Improving the UK’s payment systems

Last week, Project Regulator, which I lead on behalf of the Emerging Payments Association, hosted a special briefing on the new payments architecture organised by the inspirational and indefatigable, Anne Pieckielon, Director of Product and Strategy at bacs.

Anne, who is a firm believer in the benefits of genuine engagement, brought Paul Horlock, the CEO of the New Payments System Operator, Sara Ward and Ana Lasosa from the Bank of England and Adrian Burholt from Payment Strategy Forum together to address us on recent developments. The feedback session identified benefits of the changes but also barriers to competition and potential problems but my overriding take away was that while there is every intention to open up to new players and become transparent, we can’t underestimate the complexity of both the current architecture and the new plans to anyone outside the circle. So, this blog is the first in a series that will explain the key terms and players so that e-money and payment institutions can judge for themselves how they can take advantage of, and get involved in, these developments.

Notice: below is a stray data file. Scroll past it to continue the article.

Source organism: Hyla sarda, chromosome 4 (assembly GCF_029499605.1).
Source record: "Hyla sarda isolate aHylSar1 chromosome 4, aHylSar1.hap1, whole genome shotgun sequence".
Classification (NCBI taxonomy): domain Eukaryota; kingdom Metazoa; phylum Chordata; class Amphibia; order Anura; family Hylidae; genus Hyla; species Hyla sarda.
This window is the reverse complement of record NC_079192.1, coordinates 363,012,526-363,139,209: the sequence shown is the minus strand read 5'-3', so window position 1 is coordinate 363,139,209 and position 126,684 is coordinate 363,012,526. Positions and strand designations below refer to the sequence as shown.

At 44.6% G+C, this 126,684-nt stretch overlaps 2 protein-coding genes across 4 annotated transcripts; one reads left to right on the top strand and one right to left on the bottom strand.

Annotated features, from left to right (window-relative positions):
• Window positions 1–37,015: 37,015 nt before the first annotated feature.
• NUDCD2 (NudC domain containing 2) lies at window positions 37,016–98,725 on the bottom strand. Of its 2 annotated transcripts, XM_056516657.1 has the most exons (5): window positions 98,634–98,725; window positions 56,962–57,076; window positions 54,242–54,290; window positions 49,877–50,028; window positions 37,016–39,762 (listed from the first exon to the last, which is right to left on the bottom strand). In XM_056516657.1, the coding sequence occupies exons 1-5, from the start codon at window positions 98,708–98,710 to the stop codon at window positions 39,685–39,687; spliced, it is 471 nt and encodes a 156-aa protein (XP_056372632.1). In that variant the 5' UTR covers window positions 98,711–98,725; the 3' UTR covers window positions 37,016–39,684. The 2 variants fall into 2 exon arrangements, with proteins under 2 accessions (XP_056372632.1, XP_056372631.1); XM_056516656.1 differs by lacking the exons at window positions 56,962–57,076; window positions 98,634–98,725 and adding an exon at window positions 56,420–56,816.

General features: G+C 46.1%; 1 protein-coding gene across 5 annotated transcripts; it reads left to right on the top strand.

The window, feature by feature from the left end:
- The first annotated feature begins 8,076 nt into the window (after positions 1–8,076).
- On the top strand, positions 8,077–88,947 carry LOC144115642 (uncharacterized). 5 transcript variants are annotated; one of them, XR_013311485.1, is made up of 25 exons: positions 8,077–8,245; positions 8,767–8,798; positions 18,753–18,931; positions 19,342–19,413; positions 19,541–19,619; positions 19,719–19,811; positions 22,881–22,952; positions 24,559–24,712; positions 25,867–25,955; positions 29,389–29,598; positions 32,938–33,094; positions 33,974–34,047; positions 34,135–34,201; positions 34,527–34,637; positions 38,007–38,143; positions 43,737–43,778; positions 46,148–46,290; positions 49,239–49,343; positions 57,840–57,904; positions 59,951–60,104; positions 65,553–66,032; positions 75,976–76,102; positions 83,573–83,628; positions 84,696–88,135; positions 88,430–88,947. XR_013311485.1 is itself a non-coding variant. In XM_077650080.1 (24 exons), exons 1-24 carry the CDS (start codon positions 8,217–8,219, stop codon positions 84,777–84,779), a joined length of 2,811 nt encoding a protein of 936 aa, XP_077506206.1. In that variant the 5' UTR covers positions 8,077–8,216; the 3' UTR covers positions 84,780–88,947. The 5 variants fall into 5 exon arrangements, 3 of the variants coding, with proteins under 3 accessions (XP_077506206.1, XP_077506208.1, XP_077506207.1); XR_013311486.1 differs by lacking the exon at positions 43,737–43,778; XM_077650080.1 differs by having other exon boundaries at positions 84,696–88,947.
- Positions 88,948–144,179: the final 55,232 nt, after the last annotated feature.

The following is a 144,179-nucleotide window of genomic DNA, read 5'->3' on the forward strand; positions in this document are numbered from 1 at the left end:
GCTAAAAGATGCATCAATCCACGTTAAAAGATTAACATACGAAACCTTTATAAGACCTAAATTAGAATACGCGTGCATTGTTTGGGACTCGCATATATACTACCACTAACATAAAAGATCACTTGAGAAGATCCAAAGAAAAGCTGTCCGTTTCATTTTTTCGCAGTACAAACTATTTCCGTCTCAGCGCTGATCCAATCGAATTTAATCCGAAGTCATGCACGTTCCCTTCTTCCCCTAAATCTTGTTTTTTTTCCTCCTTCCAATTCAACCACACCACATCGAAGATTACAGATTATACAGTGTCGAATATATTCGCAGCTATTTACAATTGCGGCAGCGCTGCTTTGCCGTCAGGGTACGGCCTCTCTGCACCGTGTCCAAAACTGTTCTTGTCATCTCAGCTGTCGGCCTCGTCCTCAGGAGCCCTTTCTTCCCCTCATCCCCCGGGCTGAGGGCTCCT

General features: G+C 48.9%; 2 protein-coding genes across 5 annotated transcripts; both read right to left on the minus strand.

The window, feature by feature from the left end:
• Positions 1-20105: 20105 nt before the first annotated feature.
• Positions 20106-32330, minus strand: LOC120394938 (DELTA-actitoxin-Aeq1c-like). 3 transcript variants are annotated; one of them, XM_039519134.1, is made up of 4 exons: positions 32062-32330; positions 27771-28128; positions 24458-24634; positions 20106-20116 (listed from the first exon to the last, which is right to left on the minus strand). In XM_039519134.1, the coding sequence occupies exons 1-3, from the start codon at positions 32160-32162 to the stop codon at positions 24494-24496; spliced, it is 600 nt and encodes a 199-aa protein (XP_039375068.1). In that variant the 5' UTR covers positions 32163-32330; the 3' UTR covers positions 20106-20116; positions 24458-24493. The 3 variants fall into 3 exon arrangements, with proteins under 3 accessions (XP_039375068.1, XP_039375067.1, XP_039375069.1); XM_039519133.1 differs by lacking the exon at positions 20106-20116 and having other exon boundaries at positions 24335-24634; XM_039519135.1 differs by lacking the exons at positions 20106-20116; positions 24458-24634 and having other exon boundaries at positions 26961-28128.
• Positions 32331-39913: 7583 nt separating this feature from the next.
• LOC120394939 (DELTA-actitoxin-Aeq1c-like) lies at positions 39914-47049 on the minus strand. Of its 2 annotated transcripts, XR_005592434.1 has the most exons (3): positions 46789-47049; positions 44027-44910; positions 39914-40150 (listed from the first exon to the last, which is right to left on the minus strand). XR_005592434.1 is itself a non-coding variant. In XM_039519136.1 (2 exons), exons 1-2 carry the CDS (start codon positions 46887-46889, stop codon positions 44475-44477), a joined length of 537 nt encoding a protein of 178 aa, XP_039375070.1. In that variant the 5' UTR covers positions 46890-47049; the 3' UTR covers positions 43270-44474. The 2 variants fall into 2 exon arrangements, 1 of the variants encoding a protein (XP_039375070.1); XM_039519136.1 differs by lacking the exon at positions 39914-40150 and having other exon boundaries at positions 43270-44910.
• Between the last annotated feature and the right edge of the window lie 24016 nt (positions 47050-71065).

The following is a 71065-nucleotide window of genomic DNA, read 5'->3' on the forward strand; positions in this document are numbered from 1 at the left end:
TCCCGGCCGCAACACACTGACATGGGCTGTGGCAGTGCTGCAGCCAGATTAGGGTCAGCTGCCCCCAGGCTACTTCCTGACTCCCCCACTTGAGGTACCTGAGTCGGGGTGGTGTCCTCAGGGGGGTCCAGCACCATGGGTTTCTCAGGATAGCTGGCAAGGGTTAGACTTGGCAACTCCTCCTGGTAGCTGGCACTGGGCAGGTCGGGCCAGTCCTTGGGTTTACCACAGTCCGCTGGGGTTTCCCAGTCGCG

What is the payments architecture?

A new architecture for retail interbank payment systems in the UK is being developed that will allow for simpler access, greater innovation, increased adaptability and better security while maintaining the resilience necessary to meet the needs of the current and future payment service users. The payment systems are the rails on which money is moved. Bacs, Faster Payments and CHAPS are examples of payment systems that move money between accounts (interbank payment systems) whereas Visa, MasterCard and Amex facilitate payments by credit and debit cards. (Payments UK, the trade association for the payments systems that has now (mostly) been incorporated into UK Finance, has produced a very helpful website and guide to the payment systems and schemes.)